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Halp! Waaaayyyyy too hot


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So yea im sure this is an ongoing question in these forums... and i should probably search for the answer... ive tried YouTube vids and a few other resources but cant seem to get a good answer... a friend gave me a akorn jr recently and this is my first time using it. Im using harwood lump. The issue is i cant get the thing to go below 400 degrees... ive tried burping it. Ive tried closing the vents... but the moment i close it the temperature skyrockets up to 400. Im trying to get it to the 250 - 275 range.... any advice is greatly appreciated.. 

 

P.s. im standing in front of it right now with my poor ribs begging to be put in 

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Hi and welcome.

 

Start a very small fire, VERY small.  Shut the vents down after you hit 150f.  Once you go past your target its too late.

 

Do not use a chimney to start it, you need a fires the size of a tuna can.

 

Good luck and read the stickies in the akorn section. 

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Thanks.... yea i think i used way to much coal.... almost filled it halfway... this was given to me used... so i sorta winged it... i see now the errors of my ways... anyways to fix it ? Im currently trying to get it to temp by spraying it down with water.... or would i need to remove some coal ?

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2 hours ago, Judas said:

Thanks.... yea i think i used way to much coal.... almost filled it halfway... this was given to me used... so i sorta winged it... i see now the errors of my ways... anyways to fix it ? Im currently trying to get it to temp by spraying it down with water.... or would i need to remove some coal ?

When I do ribs, or anything else low and slow, I fill it full with charcoal and start a very small fire as @philpom said. It's the size of the fire and the amount of oxygen, not the amount of charcoal in the grill.

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6 hours ago, Judas said:

... a friend gave me a akorn jr recently and this is my first time using it. ...

First off, WELCOME!

 

Second, when it cools down after this cook, take a good look at your Akorn Jr. Many hand-me-down grills have an undiscovered problem behind the original owner's generosity. The most common is air leaks. Any gaps where parts meet can be gasketed. My full-size Akorn was handed down due to a leaky bottom vent, that limited its capability. Mine was great between 275-500F - burgers and corn an hour after lighting ain't bad!

 

Third, Akorns are sensitive to leaving the lid open. They suck air in around the perimeter of the grill and become infernos in minutes. "Burping" only lets in more air. Once you pass your target temp, the only quick way to lower temperature is to put a bunch of cold stuff in. Patience with vents can also work, unless the vents are leaky. 

 

And lastly, ribs are a great first cook, second only to pork butt in terms of "things hard to ruin." You can get great ribs at 275-350F as long as you adjust cooking time and rearrange them regularly to keep the thin end from burning. I assume the racks are cut in half to fit. That's SOP even on my 24" Big Joe.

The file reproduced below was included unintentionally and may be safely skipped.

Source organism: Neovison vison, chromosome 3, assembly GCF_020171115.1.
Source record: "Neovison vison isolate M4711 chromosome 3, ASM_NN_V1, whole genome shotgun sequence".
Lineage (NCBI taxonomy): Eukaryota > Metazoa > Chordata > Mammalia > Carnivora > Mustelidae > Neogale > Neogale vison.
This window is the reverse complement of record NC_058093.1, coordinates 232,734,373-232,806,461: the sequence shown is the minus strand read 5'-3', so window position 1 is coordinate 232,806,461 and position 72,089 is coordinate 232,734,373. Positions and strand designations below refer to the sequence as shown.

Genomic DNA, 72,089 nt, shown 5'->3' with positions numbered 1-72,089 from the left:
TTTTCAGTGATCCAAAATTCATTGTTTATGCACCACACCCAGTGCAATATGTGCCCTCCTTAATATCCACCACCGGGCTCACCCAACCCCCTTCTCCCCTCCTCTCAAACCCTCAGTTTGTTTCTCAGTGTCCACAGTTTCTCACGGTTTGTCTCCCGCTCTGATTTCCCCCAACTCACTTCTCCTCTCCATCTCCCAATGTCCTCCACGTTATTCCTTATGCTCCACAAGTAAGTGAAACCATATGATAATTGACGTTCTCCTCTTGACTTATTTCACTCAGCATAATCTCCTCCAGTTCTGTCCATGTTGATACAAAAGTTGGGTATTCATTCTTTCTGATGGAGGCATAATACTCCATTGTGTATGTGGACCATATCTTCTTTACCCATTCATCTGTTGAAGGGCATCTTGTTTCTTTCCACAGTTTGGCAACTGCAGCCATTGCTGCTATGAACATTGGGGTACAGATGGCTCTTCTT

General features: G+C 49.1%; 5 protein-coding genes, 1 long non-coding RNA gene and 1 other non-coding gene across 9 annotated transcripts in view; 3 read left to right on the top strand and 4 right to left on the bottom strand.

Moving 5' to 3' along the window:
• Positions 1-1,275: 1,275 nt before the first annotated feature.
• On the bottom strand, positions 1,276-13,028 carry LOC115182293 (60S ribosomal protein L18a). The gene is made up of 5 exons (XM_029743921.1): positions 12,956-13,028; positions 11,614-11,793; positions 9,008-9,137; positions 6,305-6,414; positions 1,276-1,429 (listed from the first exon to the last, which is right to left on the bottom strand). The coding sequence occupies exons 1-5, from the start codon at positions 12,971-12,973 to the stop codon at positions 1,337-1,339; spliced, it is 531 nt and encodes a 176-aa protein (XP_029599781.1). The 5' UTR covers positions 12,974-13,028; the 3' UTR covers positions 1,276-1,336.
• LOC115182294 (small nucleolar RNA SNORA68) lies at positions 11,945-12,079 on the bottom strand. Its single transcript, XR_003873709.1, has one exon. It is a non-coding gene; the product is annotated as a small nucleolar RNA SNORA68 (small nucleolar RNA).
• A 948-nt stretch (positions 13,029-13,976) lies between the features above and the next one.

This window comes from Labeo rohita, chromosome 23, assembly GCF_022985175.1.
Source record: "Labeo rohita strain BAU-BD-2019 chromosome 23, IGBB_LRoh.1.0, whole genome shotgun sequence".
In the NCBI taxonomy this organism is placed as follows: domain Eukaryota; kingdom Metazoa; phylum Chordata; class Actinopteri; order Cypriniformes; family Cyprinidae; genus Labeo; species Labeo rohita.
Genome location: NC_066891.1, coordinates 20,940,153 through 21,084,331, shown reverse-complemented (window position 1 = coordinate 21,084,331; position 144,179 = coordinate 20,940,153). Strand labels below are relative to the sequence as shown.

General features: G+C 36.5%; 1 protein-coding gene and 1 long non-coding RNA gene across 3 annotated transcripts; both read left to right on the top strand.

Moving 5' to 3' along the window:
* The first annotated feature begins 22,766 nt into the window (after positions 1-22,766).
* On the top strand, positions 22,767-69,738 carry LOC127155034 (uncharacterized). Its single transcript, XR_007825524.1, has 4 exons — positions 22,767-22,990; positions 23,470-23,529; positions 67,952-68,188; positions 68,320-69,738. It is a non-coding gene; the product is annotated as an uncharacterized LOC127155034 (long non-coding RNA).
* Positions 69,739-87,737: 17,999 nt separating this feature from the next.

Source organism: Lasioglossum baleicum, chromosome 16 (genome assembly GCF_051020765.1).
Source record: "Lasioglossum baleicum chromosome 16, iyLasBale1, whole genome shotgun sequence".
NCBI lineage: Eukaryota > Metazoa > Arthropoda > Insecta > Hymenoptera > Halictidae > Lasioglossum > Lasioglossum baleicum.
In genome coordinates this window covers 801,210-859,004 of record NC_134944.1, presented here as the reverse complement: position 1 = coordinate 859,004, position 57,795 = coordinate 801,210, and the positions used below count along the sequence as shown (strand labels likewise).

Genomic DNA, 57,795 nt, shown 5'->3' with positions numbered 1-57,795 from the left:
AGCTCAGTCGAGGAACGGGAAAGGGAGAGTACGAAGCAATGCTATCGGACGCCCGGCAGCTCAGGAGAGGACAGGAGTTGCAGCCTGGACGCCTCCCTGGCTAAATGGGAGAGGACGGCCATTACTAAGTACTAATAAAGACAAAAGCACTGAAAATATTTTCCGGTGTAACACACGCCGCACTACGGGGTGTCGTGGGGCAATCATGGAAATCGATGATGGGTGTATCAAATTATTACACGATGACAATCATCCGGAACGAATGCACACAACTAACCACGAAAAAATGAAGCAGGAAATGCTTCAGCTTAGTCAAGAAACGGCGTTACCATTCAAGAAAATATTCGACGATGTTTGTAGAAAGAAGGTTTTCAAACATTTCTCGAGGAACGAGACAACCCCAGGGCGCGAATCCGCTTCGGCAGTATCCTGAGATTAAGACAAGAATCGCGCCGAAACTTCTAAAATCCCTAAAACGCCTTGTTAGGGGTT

HAve at it and enjoy!

Frank

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4 hours ago, Golf Griller said:

When I do ribs, or anything else low and slow, I fill it full with charcoal and start a very small fire as @philpom said. It's the size of the fire and the amount of oxygen, not the amount of charcoal in the grill.

 

Are you guys lighting the top of the pile or the bottom.. i guess im using my vague knowledge of how to start a bonfire and was adding kindling under the coal so it would catch and light the rest

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I've had the most luck with my full size Akorn leaving a void directly in the middle of the bottom most grate and lighting it with a torch in that little void.  You can use cotton balls soaked in something flameable, however, I'm lazy and just have a bottle of MAP gas on hand.  It's quick and easy and gets the fire started in under 30 seconds.  There's a guide pinned somewhere in the forum that has many very good tips on that.  And then you watch it like a hawk for the first 30 minutes to keep it from climbing away from you.  Once it's over temp it's very difficult to bring it back down.

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14 hours ago, Judas said:

 

Are you guys lighting the top of the pile or the bottom.. i guess im using my vague knowledge of how to start a bonfire and was adding kindling under the coal so it would catch and light the rest

I just nestle a fire starter into the coals at the top.

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Like a runaway train....

 

Once the cooker reaches 50 degrees UNDER the target temp... shut it DOWN to a WHISPER of air going in the bottom vent and same on top.  If you shut down "too hard", that's is when the cooker will "reverse flow" and render the food tasting like a campfire.  Just make sure the air is always going up and OUT.  The trick is the super super slow whisper slow you need to be escaping from the top vent.   

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Sounds like either too much coal lit or an air leak. Easy way to see your air leak is to take to about 350 or so throw some wood in it when it smokes good close all the vents and the smoke will show you the leak. Some leakage is normal . but above all don't give up you'll get better. Don't know if you saw this it applies to all kamados

 

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